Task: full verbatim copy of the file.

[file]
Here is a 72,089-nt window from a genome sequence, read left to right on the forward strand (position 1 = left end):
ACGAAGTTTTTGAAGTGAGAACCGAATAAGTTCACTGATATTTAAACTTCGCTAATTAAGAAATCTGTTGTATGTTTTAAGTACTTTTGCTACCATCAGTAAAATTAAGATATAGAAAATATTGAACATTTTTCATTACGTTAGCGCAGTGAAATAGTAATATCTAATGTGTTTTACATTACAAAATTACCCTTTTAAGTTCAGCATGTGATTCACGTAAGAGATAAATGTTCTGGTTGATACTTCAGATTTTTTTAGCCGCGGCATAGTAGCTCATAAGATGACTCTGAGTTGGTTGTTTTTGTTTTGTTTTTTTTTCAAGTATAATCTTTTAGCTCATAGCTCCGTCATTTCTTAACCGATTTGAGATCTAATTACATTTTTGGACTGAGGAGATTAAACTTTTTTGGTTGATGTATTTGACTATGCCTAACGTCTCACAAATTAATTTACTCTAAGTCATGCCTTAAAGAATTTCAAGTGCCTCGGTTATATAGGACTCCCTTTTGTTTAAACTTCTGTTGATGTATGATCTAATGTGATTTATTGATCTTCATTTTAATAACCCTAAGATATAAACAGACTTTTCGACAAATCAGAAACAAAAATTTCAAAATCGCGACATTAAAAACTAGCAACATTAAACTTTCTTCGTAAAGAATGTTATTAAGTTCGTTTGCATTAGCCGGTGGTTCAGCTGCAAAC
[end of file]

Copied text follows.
Here is a 72,089-nt window from a genome sequence, read left to right on the forward strand (position 1 = left end):
ACGAAGTTTTTGAAGTGAGAACCGAATAAGTTCACTGATATTTAAACTTCGCTAATTAAGAAATCTGTTGTATGTTTTAAGTACTTTTGCTACCATCAGTAAAATTAAGATATAGAAAATATTGAACATTTTTCATTACGTTAGCGCAGTGAAATAGTAATATCTAATGTGTTTTACATTACAAAATTACCCTTTTAAGTTCAGCATGTGATTCACGTAAGAGATAAATGTTCTGGTTGATACTTCAGATTTTTTTAGCCGCGGCATAGTAGCTCATAAGATGACTCTGAGTTGGTTGTTTTTGTTTTGTTTTTTTTTCAAGTATAATCTTTTAGCTCATAGCTCCGTCATTTCTTAACCGATTTGAGATCTAATTACATTTTTGGACTGAGGAGATTAAACTTTTTTGGTTGATGTATTTGACTATGCCTAACGTCTCACAAATTAATTTACTCTAAGTCATGCCTTAAAGAATTTCAAGTGCCTCGGTTATATAGGACTCCCTTTTGTTTAAACTTCTGTTGATGTATGATCTAATGTGATTTATTGATCTTCATTTTAATAACCCTAAGATATAAACAGACTTTTCGACAAATCAGAAACAAAAATTTCAAAATCGCGACATTAAAAACTAGCAACATTAAACTTTCTTCGTAAAGAATGTTATTAAGTTCGTTTGCATTAGCCGGTGGTTCAGCTGCAAAC